Children of David Johnson and Lucy Ellis Johnson
1. Sarah (1763- )
2. Ann (1764- )
Anna married Clayborne Johnson, 1788. Clayborne Johnson then married Elizabeth Sims in 1794 so Ann had died before that date.
William Johnson (1767-bef. 1822)
The son William, born Dec. 11, 1767, married Sarah Toler, daughter of George Toler and Fannie Bourne in Goochland Co. on Dec. 29, 1798. (Williams, 49) In 1797, this son William "leased" a plantation bounded by Toler and also slaves for 10 years from George Hudson, but by 1804 William was selling this land so must have purchased it.
April 13, 1797. George Hudson leases for 10 years to William Johnson for 400 pounds, all the land George Hudson now lives on and slaves to commence on Dec. 25, 1798 (More complicated provisions-FGF) Wit: Wm. Sampson of Geo. Hudson & Wm. Johnson, Stephen Johnson, jr. for Geo. Hidson & William Johnson, John Franks.( DB#17, 211)
The actual purchase was not recorded:
Nov. 21, 1804. William Johnson & Salley his wife sell to Heath Jones Miller for 1044 pounds, 333 & 1/3 acres. Bounded by Toler’s & Smith’s corner, Toler’s line, Holland”s line, Peter Creek, Gert’s (?) line, Anderson’s line, & Smith “being the land lately conveyed by George Hudson & his wife”. Wit: Thos. Miller for Wm. Johnson & Salley his wife, Jos. W. Riddle, Andrew Hosie, Benja. Anderson, James Vaughan, Fredk. Harris. Signed: WilliamJohnson, Salley Johnson. Rec. Feb. 18, 1805 (DB#19, 157)
It should also be noted that this William Johnson is referred to as (C) in some of these documents. The reason for this is not known although it seems to be an indication of either occupation or county of legal residence.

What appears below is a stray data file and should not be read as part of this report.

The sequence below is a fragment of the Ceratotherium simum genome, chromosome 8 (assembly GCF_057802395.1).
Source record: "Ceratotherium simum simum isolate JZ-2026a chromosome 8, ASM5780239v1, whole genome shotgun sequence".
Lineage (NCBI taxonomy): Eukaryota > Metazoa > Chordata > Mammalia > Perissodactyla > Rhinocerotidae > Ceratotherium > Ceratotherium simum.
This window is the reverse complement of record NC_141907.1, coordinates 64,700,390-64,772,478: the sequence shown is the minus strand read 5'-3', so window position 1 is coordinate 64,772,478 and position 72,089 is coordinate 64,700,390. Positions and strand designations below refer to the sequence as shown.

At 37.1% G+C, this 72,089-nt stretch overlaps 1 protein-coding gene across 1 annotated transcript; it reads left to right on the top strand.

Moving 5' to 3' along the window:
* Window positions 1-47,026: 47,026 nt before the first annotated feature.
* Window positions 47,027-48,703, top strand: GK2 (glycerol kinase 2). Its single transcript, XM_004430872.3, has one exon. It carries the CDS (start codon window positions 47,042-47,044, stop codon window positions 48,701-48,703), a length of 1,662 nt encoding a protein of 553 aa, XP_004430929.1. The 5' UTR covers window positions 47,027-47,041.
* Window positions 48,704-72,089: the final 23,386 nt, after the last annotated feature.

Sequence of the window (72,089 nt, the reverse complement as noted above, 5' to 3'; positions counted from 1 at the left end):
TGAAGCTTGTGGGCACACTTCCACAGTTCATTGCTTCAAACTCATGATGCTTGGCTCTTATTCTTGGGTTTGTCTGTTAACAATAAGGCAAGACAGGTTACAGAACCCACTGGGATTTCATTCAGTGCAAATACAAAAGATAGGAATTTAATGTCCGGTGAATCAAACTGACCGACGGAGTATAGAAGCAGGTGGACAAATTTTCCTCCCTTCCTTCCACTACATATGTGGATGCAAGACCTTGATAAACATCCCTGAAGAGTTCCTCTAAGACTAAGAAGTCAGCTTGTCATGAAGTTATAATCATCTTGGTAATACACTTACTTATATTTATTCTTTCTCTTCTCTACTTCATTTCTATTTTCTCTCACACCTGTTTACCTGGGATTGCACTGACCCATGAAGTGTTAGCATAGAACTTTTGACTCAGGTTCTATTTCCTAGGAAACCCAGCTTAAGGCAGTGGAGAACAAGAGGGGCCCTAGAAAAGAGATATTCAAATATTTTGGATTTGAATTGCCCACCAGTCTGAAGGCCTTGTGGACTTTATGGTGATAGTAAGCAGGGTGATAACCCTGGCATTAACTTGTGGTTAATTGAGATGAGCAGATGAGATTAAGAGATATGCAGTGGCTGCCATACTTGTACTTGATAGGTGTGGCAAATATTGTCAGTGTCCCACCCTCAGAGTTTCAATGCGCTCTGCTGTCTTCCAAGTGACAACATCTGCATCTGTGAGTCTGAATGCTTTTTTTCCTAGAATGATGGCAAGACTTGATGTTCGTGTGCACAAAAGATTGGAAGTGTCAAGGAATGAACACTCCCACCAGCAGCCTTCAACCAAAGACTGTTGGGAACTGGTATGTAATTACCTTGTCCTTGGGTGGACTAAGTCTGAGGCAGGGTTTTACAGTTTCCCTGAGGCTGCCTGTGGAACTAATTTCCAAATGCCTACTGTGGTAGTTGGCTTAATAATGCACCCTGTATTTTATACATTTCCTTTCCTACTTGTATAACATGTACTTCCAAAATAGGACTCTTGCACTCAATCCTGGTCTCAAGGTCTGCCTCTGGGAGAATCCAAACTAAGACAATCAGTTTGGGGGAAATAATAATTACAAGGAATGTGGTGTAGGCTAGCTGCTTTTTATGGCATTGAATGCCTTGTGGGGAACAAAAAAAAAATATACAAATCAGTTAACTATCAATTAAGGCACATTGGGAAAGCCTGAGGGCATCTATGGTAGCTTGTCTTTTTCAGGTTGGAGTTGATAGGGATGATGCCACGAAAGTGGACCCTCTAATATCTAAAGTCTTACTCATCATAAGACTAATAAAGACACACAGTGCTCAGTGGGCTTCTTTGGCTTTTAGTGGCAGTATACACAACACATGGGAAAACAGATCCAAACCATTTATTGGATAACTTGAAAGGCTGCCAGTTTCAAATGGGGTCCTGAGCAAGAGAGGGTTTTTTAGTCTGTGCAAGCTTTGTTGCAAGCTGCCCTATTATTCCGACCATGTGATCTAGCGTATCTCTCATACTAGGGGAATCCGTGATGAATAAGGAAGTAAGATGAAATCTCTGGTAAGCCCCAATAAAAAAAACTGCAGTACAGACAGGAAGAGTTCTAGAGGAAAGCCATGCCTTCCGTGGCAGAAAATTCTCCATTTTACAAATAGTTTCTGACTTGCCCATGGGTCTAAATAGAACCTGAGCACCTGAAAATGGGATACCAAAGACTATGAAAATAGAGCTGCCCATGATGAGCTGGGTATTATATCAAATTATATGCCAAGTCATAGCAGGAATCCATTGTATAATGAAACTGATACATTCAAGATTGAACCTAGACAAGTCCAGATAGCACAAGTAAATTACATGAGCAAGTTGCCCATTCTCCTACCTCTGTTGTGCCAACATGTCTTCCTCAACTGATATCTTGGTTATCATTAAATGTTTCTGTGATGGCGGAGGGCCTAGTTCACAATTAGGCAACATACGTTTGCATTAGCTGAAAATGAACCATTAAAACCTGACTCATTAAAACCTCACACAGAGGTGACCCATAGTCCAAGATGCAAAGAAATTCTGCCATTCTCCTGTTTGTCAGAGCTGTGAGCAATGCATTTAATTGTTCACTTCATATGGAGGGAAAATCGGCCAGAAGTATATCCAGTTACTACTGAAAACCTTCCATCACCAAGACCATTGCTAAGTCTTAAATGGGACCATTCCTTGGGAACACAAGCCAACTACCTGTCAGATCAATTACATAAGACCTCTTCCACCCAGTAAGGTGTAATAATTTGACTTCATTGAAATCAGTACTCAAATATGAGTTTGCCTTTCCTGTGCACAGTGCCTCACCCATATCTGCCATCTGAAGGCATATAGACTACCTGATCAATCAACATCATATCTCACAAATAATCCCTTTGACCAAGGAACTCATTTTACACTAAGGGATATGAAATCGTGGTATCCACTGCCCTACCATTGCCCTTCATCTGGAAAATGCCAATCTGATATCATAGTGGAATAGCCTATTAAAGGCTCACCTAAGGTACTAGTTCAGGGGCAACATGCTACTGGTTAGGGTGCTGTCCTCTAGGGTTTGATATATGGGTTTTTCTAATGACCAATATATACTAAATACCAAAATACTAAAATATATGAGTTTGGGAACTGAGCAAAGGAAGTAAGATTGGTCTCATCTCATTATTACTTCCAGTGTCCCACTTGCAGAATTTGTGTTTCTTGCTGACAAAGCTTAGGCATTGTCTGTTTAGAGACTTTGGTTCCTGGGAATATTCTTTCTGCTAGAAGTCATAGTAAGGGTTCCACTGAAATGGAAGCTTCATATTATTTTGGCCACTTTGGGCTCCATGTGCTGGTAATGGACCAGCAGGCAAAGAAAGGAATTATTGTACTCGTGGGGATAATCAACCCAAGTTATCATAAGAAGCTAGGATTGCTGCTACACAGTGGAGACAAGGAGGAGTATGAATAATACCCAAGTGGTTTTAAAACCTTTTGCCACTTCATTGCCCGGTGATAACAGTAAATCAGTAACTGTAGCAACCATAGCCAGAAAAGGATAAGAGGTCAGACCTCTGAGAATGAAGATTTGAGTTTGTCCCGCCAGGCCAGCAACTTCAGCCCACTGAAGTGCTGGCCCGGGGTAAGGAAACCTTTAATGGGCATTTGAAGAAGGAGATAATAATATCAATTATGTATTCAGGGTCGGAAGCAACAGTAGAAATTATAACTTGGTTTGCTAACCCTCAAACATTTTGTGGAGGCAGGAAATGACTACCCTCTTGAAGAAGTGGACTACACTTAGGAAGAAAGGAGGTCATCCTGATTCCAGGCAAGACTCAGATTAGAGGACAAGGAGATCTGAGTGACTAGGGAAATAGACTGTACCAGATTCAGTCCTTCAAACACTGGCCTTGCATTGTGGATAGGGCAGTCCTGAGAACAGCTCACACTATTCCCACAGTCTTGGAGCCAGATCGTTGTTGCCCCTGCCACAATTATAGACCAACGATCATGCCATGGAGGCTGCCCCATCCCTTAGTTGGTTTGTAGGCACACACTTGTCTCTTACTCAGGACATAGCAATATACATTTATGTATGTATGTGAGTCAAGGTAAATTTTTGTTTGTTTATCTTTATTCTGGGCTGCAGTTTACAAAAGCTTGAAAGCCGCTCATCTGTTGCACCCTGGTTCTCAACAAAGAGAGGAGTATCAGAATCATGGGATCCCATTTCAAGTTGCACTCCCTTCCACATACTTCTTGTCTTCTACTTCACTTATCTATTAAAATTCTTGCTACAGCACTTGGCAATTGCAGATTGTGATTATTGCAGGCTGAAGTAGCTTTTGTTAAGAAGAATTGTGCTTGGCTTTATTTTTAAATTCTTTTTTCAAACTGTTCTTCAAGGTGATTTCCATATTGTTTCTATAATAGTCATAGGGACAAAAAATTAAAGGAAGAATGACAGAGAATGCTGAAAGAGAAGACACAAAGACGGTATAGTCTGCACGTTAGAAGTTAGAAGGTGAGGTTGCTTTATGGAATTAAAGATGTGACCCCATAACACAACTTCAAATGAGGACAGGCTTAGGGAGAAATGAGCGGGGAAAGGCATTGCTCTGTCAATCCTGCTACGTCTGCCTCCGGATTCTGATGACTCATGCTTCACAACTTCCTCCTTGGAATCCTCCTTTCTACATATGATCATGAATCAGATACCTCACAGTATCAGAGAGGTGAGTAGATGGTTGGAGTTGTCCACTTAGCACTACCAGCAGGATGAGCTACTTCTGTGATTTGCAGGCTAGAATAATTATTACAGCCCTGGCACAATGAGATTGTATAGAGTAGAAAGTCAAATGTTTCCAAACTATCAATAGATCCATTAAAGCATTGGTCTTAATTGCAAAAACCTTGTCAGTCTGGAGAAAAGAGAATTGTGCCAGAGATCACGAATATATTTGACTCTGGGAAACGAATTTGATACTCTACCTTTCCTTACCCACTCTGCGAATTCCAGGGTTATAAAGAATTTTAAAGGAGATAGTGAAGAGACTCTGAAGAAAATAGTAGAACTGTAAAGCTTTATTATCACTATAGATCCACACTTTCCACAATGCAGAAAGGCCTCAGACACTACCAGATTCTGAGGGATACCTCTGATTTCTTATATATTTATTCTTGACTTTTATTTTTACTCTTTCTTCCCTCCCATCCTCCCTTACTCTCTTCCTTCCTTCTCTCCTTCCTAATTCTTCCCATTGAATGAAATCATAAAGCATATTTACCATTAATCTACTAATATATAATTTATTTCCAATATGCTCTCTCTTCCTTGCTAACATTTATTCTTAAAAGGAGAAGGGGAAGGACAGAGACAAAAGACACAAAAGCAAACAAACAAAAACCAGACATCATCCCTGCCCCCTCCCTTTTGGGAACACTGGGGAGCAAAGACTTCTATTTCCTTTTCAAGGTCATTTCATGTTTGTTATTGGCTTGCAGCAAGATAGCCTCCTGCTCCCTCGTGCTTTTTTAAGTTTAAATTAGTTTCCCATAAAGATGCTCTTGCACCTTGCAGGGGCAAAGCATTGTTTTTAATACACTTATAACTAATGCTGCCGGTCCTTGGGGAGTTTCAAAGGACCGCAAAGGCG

This deed indicates that William and Sally lived near her father George Toler. It is not clear how William acquired the land he was selling to Toler.
Sept. 29, 1801. William Johnson & Salley his wife sell to George Toler for 50 pounds, 68 acres of land. Bounded by N. Holland, Miller, Towler, Johnson (plat attached) Wit: S(?) Pryor, _Payne, Geo.(his X mark) Profit. Signed: William Johnson, Salley Johnson (DB#18, 268)
Beginning in 1806 and continuing to 1808, William repeatedly mortgaged land that he had purchased from Kendall Lee:
April 8, 1806. William Johnson & Salley his wife sell to Warner Lewis, George Woodson Payne & William Morrow for one dollar, 314 & ½ acres. Bounded by Lickinghole Creek, Shadrach Vaughan, Duguid Mims, William Richards, the representatives of Angus McDonald decd. Now occupied by sd. Widow and......... William Morrow, & the representatives of Robert Payne decd. “It being the land conveyed to the said William Johnson by Kendall Lee”. “In trust and upon the express condition that whereas the aforesaid William Johnson stands justly indebted to Kendall Lee of Fluvanna Co. in the sum of 600 pounds.... due annually commencing from the 25th day Dec. 1805. Land can be sold to satisfy debt. Wit: Joseph Pollard, Wm. George, John Miller for Johnson, Lewis & Morrow, Jn. R. Whitlock. Signed: William Johnson, Sally Johnson, Warner Lewis, Wm. Morrow, G. W. Payne. Rec: April 21, 1806 (DB#19, 444-5)
Apparently the debt was paid because when William mortgaged it again, it was free of a claim by Lewis, Payne & Morrow: